And while we’re at it: stop splitting your infinitives people. It’s simple really, “to verb” is a verb form; they are a happy couple, let them be together. I know some writers and writer’s guides’ tish-tosh over the old fuddy-duddies that keep bringing this up, saying that placing the adverb before or after the infinitive is clunky or “doesn’t flow.” Here’s an idea—drop the bloody adverb! Stop intensifying and modifying every sentiment. Just write, simply. Not too hard to do. One of the many (and I mean many) reasons I’ve stopped reading my local paper—especially the Sports page—is that I’ve gotten sick of reading that an athlete will be out for his injury “to fully heal.” I know I don’t have the qualifications it takes to be an editor, but wouldn’t it suffice to say “to heal.” I think the average joe can understand that the athlete isn’t resting up “to partially heal.” And, if nonsensical verbosity is your goal, what’s wrong with “to heal fully”? I mean, other than it being grammatically sound?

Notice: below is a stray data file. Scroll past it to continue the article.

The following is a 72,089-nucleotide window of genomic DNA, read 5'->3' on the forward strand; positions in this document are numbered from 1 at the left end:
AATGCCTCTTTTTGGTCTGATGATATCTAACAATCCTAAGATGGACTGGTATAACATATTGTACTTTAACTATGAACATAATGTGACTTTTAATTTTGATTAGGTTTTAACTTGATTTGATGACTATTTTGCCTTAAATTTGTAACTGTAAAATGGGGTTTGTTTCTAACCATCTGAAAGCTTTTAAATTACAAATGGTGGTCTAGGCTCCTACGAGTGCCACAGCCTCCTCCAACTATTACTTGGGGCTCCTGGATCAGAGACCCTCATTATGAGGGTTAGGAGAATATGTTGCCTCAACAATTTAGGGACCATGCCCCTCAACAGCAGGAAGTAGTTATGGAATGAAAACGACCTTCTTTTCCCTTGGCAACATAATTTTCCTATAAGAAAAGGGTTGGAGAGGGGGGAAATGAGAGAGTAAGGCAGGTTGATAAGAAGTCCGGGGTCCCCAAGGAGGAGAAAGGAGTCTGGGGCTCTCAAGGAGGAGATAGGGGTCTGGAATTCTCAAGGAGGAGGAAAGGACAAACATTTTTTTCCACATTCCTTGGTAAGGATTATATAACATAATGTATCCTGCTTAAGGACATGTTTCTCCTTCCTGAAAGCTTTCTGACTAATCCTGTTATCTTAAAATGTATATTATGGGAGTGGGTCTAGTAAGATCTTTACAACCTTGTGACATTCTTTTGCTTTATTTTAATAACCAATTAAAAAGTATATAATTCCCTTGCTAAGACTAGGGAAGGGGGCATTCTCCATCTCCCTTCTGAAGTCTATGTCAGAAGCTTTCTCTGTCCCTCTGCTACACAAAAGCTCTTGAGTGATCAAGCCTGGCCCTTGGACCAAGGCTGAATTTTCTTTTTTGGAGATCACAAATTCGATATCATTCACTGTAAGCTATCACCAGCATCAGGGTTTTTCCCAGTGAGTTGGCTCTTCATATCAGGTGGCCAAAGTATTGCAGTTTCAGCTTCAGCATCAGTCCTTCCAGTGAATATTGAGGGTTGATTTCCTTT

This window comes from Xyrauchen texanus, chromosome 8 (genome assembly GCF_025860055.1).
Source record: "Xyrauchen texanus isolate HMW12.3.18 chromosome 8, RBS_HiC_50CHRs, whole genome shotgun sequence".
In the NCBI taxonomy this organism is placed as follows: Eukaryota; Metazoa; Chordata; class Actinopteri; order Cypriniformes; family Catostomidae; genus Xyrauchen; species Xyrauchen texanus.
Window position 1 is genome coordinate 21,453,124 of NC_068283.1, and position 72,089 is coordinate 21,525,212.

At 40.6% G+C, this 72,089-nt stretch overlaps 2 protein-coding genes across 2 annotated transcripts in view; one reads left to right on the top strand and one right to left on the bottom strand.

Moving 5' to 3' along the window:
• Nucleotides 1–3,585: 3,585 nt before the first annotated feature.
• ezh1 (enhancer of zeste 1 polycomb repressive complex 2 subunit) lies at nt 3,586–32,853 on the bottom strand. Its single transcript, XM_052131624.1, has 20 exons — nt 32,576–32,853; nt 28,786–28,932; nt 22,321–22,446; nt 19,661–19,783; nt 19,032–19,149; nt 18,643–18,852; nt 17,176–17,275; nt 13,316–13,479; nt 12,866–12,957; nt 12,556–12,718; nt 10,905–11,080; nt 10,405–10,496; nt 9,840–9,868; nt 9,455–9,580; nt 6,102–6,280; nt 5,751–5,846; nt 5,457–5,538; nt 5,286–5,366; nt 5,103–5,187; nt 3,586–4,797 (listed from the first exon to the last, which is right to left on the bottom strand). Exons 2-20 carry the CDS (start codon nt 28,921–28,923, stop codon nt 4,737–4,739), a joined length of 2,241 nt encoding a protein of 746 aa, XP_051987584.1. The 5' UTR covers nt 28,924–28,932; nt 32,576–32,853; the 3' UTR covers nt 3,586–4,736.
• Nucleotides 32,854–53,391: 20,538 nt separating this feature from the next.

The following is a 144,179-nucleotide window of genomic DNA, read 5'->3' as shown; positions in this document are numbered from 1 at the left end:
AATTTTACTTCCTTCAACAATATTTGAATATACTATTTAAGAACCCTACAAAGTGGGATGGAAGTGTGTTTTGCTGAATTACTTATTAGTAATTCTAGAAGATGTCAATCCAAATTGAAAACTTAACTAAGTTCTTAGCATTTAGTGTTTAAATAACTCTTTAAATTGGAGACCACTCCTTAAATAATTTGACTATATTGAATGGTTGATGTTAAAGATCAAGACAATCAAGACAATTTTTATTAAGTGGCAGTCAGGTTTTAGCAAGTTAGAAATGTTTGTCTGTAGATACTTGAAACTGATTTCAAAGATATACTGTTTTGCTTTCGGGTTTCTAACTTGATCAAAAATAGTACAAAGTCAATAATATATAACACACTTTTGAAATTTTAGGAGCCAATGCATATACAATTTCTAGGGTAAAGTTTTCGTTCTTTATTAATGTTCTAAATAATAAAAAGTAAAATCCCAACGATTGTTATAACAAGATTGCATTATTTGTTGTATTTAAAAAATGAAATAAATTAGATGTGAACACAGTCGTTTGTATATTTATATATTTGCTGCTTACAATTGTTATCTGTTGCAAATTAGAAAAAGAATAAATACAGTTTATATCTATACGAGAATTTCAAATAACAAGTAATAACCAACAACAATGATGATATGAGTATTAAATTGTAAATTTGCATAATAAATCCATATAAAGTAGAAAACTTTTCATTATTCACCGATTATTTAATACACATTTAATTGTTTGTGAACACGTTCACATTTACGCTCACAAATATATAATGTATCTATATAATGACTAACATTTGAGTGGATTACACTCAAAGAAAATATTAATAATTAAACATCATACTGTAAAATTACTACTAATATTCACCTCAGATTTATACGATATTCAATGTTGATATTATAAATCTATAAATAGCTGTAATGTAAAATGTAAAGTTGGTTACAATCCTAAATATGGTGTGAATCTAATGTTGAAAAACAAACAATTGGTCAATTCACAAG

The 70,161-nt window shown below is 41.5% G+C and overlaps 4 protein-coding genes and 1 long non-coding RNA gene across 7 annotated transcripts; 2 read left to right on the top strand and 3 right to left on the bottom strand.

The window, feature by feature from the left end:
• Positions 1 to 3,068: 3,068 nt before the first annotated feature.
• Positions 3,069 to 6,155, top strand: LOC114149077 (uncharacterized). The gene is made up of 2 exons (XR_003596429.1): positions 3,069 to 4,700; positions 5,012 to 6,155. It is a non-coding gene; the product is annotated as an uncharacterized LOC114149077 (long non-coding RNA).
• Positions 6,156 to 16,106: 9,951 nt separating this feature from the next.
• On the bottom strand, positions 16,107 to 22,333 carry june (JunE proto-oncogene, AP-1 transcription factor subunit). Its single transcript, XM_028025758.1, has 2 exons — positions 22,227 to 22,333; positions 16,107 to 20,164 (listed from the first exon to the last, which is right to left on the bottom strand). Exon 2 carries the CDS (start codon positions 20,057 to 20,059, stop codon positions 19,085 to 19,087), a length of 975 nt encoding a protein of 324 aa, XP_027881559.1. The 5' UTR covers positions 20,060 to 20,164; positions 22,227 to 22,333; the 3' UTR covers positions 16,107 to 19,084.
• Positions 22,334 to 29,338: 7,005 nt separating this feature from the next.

I have heard the argument that the ban on the split infinitive is a holdover from the 14th century, rooted in Latin—i.e.-that since the infinitive form of the verb in Latin (and most other Romance languages) is one word, and therefore “unsplitable,” we can’t do it now; that these are no reasons to prohibit our current writers from spilling their wisdom with too many adverbs twixt “to” and “verb.” Well, they’re perfectly sound reasons to me. If something has been a good rule of thumb for over six-hundred years, one that we can trace directly and logically to our lingua mater, one that has served William Shakespeare to William F. Buckley, then that works just great for me. And I think one of the many ways English teachers are doing a great disservice to their pupils is by not forbidding all but the most necessary adjectives and adverbs until high school—late high school.

Then again, I’m pretty sure I can go up to your average grade-school English teacher and stump him with the question, “What is a split infinitive?”